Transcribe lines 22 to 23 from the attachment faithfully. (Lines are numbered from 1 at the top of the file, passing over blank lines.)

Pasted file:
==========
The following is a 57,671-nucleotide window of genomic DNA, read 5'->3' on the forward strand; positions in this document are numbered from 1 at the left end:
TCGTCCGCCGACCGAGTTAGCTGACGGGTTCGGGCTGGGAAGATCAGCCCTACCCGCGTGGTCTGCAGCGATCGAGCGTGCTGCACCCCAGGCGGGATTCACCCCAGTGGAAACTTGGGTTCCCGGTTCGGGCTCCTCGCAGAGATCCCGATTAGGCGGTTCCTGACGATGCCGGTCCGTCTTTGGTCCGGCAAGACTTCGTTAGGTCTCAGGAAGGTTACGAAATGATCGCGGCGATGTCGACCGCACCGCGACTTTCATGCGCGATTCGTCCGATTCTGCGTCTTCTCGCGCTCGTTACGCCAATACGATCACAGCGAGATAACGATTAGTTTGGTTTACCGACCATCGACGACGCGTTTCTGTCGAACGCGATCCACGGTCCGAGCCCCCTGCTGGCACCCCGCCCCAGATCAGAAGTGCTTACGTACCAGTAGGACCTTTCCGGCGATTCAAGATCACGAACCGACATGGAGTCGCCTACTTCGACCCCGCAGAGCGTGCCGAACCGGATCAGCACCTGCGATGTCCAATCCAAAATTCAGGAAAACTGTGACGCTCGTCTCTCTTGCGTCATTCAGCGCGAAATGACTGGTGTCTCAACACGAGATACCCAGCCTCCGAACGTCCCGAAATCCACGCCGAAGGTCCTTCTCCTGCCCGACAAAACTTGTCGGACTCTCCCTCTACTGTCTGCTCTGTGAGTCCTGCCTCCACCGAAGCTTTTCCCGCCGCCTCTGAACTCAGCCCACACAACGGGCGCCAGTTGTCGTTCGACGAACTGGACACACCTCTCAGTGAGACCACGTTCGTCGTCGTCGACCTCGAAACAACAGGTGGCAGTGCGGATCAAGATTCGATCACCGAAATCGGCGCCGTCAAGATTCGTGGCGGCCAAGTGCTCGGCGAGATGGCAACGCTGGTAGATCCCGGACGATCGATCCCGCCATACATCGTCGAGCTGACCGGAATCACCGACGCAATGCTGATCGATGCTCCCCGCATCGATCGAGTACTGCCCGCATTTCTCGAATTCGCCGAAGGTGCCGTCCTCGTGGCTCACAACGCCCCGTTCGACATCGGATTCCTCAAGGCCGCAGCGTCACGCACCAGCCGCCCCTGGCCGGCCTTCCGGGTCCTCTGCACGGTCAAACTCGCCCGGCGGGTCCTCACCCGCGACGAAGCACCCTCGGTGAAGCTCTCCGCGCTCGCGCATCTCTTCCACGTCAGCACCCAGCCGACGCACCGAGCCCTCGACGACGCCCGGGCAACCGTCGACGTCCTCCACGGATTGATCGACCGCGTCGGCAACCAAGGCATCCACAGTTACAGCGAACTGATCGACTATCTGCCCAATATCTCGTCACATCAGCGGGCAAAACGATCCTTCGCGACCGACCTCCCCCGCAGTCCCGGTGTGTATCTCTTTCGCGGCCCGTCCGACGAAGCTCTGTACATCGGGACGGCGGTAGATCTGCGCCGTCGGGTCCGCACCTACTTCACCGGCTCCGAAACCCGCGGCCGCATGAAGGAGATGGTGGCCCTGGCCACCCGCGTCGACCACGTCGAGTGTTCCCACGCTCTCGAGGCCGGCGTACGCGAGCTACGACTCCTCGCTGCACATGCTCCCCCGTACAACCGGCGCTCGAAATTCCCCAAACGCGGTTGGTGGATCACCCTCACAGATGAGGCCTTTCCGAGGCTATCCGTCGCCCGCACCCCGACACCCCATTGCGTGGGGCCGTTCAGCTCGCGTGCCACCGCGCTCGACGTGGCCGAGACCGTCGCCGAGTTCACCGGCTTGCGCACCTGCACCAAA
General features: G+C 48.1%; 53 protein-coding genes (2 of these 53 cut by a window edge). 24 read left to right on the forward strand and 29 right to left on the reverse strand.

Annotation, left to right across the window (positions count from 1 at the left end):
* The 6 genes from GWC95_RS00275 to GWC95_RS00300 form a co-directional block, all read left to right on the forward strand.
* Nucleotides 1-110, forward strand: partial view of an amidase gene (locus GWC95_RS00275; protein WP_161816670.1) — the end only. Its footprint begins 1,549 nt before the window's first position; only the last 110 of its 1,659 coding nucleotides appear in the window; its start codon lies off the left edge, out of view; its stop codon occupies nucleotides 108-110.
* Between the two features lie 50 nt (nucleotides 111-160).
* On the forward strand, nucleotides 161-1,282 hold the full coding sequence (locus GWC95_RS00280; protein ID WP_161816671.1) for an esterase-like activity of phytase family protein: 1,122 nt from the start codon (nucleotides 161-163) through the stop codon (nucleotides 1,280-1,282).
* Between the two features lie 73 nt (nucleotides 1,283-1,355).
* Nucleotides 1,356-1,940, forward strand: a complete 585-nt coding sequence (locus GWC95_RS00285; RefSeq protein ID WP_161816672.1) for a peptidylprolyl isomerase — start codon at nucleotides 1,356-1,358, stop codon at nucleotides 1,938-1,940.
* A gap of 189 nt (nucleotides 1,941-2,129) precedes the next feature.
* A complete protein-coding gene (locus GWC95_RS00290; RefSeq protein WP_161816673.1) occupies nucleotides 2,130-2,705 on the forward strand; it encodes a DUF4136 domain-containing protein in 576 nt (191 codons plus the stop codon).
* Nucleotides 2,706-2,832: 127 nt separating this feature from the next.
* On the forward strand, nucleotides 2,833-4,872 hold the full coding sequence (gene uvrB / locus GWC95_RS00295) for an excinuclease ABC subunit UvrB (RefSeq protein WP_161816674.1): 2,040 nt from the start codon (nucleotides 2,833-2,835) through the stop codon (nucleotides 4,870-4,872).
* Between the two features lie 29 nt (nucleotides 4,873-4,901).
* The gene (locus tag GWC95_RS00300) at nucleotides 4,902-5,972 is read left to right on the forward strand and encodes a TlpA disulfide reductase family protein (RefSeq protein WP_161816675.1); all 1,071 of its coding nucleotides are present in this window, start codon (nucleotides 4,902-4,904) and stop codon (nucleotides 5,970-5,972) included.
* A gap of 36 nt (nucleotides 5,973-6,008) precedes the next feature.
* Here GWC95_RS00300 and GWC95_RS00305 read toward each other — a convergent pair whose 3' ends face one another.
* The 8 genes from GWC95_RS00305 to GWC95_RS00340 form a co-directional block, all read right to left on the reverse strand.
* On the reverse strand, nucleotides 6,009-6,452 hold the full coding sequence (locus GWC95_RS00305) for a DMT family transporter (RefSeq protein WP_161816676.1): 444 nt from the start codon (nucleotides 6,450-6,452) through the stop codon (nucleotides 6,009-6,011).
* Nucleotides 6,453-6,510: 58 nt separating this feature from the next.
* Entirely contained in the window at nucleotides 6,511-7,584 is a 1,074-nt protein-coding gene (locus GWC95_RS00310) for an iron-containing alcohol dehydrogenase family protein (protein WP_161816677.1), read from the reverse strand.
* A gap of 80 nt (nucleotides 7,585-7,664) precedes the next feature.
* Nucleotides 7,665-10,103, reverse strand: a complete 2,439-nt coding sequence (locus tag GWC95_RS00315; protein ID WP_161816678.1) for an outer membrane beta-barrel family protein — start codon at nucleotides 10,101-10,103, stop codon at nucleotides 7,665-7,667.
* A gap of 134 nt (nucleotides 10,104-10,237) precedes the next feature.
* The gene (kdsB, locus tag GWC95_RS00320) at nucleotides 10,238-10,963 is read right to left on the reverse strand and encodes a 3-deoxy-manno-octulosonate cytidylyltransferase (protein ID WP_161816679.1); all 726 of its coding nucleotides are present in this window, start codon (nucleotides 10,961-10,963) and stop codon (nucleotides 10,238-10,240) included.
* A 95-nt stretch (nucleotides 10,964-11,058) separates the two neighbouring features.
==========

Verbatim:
* Entirely contained in the window at nucleotides 6,511-7,584 is a 1,074-nt protein-coding gene (locus GWC95_RS00310) for an iron-containing alcohol dehydrogenase family protein (protein WP_161816677.1), read from the reverse strand.
* A gap of 80 nt (nucleotides 7,585-7,664) precedes the next feature.